In the midst of COVID-19, photographers around the world are having to navigate the unknown and find novel ways to work and document events as they play out.
For the fifth of our lockdown photography features, we speak to Italian photographer Raul Ariano who has been keeping a visual diary of life under lockdown and the tentative return to normality in Shanghai.
Raul was travelling to the Chinese city of Chengdu when the coronavirus first broke out in Wuhan in late 2019. In response, the government locked down cities and millions were in self-isolation during the Spring Festival – aka Chinese New Year – the country’s largest and most important festival.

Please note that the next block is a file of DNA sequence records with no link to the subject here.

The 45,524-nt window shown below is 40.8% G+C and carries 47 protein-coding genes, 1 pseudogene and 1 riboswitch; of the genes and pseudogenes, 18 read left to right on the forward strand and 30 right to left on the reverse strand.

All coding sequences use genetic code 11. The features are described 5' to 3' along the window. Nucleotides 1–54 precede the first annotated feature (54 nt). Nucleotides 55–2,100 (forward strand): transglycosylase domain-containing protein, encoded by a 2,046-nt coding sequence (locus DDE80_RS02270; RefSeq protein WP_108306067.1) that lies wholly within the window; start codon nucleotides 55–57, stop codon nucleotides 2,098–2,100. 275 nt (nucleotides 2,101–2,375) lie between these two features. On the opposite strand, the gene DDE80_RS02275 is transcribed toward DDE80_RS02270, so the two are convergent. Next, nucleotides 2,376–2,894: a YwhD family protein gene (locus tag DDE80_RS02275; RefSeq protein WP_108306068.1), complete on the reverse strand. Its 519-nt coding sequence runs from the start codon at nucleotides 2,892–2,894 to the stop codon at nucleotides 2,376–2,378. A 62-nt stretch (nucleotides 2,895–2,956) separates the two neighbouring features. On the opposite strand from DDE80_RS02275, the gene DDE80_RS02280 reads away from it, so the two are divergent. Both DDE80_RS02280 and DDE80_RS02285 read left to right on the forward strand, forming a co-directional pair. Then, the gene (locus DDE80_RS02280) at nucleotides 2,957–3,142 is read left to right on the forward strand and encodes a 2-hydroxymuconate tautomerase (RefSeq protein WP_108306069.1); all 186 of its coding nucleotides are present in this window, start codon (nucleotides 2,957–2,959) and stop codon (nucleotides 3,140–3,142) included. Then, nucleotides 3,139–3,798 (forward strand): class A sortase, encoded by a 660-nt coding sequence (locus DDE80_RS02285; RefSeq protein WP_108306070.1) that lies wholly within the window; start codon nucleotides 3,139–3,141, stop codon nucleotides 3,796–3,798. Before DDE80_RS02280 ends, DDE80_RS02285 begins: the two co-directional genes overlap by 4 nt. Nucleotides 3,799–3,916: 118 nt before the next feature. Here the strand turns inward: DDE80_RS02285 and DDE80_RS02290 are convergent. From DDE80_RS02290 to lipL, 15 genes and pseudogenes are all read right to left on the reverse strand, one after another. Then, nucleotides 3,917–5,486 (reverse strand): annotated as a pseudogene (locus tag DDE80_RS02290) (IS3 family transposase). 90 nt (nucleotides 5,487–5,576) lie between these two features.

Returning swiftly to Shanghai, Raul began to document what was happening around him as the city he’s called home for the last five years underwent a dramatic transformation.
As a city of 24 million, Shanghai’s streets are usually alive with people and traffic, yet his shots capture an eerie calm and shadows that speak of a collective unease. Unable to get physically close to people, he photographs them from afar, using the camera as a tool to overcome distance.
In this series of abstract, brooding pictures, Raul wants to convey his feelings during this turbulent moment in history. “I let the city talk for me, express my emotions and hopefully [other] people’s emotions during the lockdown and its aftermath,” he says.